Put some pep in your step!

Interval walking is a form of interval training, which describes any form of exercise in which a person purposely speeds up and slows down at regular intervals throughout the session. Interval walking may improve endurance, reduce blood pressure, and help with weight loss. To introduce intervals into a well-established routine, include one or two segments of fast-paced walking in a 30-minute walk. Gradually add more intervals into the routine, with an ultimate goal of walking 50% of the time at the higher intensity. There’s flexibility in how that can be done—one minute on, one minute off, or two minutes on, two minutes off. More »

Whatever happened to CRISPR?

CRISPR technology enables a scientist to edit any piece of any DNA more easily and precisely than before. This may lead to treatments for disease. While no condition has yet been cured by CRISPR, doctors believe cures are coming. (Locked) More »

A quick-start guide to the latest food terminology

New terminology describing how foods are produced can be confusing, and doesn’t always indicate if a food is better for health. For example, non-GMO foods contain no genetically modified organisms (GMOs). But it’s heavily debated whether use of GMOs alters the nutritional quality of food or poses a threat to health. It’s helpful to learn the meaning of such terms such as non-GMO, grass-fed beef, free-range chickens, pasture-raised chickens, and wild-caught salmon. (Locked) More »

Is your diet interfering with your medication regimen?

Many foods, drinks, or ingredients in diet can undermine the effects of certain medications. For example, drinking alcohol can diminish the effects of erectile dysfunction drugs such as sildenafil (Viagra), or cause extreme drowsiness when taken with antihistamines. Eating foods high with lots of sodium or salt can nullify the effects of diuretics, ACE inhibitors, and ARBs. Eating black licorice while taking digoxin (Lanoxin) to treat heart failure may cause an irregular heartbeat and heart attack. When prescribed a new medicine, one should ask if diet will affect the drug. (Locked) More »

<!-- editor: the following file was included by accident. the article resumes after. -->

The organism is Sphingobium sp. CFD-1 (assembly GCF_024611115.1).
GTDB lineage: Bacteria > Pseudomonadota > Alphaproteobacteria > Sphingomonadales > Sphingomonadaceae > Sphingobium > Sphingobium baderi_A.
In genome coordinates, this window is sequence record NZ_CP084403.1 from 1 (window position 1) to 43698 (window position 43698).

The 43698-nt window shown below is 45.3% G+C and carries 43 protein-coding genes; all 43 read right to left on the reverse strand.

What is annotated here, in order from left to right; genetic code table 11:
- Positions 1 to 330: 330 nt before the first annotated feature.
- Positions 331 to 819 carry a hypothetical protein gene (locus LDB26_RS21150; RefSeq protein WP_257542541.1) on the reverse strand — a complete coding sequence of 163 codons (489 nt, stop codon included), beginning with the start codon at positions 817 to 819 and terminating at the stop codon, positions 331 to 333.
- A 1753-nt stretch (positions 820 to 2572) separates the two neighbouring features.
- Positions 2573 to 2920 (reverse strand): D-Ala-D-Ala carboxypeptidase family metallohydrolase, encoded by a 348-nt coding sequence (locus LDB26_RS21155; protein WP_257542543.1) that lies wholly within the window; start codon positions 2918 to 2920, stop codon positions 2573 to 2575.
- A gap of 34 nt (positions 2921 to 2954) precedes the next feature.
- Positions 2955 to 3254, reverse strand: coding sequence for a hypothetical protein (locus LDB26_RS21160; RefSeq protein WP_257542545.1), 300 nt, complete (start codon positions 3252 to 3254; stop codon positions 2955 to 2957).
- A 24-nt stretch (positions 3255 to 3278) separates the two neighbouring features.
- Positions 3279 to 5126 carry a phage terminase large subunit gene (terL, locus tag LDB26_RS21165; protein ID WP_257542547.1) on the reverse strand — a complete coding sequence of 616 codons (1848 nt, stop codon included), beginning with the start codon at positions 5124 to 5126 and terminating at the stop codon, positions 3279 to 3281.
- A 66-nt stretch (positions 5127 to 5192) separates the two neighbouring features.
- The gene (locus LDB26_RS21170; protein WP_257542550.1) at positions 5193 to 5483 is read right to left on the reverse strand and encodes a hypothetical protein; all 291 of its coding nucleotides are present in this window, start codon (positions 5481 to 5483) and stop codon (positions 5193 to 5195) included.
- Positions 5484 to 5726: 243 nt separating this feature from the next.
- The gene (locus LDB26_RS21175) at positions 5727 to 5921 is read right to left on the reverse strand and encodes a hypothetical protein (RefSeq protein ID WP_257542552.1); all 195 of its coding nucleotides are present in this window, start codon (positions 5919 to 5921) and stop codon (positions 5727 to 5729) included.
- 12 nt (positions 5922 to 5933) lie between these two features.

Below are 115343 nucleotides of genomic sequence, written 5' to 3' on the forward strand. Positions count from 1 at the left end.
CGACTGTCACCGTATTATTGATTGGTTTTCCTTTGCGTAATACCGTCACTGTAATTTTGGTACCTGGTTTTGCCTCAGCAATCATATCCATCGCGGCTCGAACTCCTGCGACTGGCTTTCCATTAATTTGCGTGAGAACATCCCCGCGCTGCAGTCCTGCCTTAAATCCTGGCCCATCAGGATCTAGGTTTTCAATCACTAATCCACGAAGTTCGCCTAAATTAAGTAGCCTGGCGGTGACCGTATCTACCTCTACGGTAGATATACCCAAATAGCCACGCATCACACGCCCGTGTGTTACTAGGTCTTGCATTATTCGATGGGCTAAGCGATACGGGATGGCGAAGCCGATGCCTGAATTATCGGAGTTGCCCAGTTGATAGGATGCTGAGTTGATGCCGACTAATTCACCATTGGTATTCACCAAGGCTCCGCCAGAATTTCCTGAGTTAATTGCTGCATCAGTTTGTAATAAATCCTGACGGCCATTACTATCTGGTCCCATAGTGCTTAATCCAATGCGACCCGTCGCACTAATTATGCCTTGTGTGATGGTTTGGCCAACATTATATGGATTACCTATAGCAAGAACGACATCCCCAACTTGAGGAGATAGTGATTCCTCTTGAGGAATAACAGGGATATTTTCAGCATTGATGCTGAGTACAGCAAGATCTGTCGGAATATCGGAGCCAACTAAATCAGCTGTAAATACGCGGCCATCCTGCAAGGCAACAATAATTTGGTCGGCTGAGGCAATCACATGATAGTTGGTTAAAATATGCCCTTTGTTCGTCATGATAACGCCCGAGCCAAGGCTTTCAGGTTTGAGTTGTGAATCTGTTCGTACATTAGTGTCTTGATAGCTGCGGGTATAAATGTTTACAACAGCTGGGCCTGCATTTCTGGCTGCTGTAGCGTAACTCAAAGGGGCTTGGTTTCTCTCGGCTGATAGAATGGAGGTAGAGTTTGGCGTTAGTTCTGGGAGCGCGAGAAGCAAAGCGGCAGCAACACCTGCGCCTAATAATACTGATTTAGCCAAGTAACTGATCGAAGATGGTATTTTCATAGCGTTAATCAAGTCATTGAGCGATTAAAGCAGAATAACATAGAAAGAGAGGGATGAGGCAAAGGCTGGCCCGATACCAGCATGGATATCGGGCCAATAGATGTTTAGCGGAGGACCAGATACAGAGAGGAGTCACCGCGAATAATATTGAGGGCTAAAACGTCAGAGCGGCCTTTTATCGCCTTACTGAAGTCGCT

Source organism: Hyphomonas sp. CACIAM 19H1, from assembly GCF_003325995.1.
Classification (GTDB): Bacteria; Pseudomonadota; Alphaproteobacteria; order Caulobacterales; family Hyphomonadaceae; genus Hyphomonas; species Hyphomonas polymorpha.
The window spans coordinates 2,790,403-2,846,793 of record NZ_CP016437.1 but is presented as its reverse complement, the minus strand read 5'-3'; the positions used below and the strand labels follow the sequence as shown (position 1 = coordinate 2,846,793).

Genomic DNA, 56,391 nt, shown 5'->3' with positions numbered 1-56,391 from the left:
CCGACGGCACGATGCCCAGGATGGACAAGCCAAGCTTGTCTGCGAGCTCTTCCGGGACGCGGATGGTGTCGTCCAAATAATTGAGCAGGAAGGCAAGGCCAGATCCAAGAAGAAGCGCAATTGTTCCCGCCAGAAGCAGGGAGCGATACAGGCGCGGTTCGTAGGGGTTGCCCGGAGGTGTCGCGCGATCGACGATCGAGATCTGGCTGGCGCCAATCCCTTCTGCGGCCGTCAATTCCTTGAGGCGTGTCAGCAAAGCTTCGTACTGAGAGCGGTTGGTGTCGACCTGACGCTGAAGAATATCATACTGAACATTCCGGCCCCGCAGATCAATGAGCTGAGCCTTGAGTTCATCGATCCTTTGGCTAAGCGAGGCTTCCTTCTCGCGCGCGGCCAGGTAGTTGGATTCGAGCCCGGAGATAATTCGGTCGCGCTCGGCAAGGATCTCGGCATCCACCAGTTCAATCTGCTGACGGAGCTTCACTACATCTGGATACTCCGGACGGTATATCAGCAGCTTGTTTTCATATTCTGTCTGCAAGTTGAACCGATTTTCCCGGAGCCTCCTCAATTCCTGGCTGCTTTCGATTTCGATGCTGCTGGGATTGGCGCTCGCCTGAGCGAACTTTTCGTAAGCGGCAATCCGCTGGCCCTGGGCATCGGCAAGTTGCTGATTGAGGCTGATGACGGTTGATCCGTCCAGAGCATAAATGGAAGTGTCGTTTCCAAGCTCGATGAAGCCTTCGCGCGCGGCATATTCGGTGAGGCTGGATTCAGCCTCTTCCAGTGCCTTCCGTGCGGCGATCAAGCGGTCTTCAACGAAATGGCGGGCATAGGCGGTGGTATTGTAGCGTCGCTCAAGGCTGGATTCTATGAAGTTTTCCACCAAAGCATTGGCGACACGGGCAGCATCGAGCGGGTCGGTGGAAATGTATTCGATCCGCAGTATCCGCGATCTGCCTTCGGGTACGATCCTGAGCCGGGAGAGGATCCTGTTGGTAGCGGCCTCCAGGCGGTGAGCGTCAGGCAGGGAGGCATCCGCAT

Can relationships boost longevity and well-being?

A Harvard study that’s lasted for eight decades suggests that maintaining meaningful relationships plays an important role in health, happiness, and longevity. The Harvard Study of Adult Development has collected health and wellness information from a group of men since they were teenagers in 1938. By following the men, researchers have found that people who are more socially connected to family, friends, and community are happier, healthier, and longer-lived than people who are less well connected. (Locked) More »

Easy ways to spot health scams

Untested remedies promising to treat or cure everything from arthritis to aging are considered health scams. Older adults are often vulnerable to them. Common scams include bogus dietary supplements and gadgets that promise to cure disease. The first tip-off to a health scam is advertising that uses terms such as quick fix, miracle, secret, cure, and breakthrough—or that promises to relieve medical problems. Before trying one of these products, one should check make sure it’s safe by checking with a doctor. (Locked) More »

Are you at risk for COPD?

COPD includes emphysema, chronic bronchitis, severe asthma, or a combination of these conditions. They cause inflammation, destruction or abnormal repair of airways and lung tissue, which reduces airflow. Even though most cases of COPD are linked to smoking, about a fifth of all cases are linked to other causes, such as poorly controlled asthma, abnormal lung development, and air pollution. Treatment may involve inhaled medications to reduce inflammation and to open the airways, antibiotics, oxygen therapy, pulmonary rehabilitation (exercise, education, and support), and surgical or nonsurgical procedures to improve lung function. More »